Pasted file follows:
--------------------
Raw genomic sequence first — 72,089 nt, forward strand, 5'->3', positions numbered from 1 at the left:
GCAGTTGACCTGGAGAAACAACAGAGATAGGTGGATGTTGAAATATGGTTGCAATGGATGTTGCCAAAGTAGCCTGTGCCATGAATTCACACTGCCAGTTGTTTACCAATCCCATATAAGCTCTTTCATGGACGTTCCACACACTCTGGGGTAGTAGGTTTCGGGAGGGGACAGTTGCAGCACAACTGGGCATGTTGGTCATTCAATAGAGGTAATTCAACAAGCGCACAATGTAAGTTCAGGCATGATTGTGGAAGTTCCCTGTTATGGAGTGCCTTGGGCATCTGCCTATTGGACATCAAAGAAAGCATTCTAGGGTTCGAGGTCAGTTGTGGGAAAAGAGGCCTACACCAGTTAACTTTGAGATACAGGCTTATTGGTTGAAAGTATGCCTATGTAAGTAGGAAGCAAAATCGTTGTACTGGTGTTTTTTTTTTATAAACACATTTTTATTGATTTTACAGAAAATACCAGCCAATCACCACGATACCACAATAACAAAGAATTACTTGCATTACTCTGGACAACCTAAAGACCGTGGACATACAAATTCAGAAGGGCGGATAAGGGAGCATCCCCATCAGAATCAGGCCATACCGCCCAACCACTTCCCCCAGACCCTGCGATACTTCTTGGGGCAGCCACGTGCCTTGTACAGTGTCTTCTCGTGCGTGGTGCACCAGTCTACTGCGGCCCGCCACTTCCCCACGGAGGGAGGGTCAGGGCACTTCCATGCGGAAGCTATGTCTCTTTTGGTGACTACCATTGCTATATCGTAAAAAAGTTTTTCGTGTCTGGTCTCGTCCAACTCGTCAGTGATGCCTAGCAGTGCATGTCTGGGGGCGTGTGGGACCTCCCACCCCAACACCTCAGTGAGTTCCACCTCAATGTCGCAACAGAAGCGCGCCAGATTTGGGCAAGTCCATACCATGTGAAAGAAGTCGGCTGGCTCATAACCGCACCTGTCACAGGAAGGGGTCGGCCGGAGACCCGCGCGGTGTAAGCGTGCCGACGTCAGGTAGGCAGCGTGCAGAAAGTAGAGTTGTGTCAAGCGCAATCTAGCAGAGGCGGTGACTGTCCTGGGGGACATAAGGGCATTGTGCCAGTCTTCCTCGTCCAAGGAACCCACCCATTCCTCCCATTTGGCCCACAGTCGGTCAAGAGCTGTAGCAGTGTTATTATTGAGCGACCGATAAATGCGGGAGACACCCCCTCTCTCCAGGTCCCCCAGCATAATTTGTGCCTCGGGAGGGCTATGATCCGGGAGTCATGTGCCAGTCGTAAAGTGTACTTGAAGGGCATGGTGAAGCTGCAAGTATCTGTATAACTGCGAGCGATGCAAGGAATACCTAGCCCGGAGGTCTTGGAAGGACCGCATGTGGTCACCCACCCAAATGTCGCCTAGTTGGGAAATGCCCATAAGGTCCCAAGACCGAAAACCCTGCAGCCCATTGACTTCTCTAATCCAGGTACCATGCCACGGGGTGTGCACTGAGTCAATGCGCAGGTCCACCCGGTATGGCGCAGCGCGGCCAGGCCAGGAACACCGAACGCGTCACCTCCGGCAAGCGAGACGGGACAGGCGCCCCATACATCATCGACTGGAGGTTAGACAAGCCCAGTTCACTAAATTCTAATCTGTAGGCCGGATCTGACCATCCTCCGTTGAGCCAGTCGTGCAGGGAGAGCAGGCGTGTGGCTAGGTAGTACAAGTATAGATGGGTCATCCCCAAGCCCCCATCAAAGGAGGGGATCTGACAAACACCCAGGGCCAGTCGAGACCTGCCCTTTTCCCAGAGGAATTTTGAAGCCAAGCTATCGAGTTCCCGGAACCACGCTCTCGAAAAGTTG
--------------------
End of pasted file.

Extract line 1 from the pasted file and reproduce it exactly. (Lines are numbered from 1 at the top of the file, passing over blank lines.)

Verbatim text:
Raw genomic sequence first — 72,089 nt, forward strand, 5'->3', positions numbered from 1 at the left: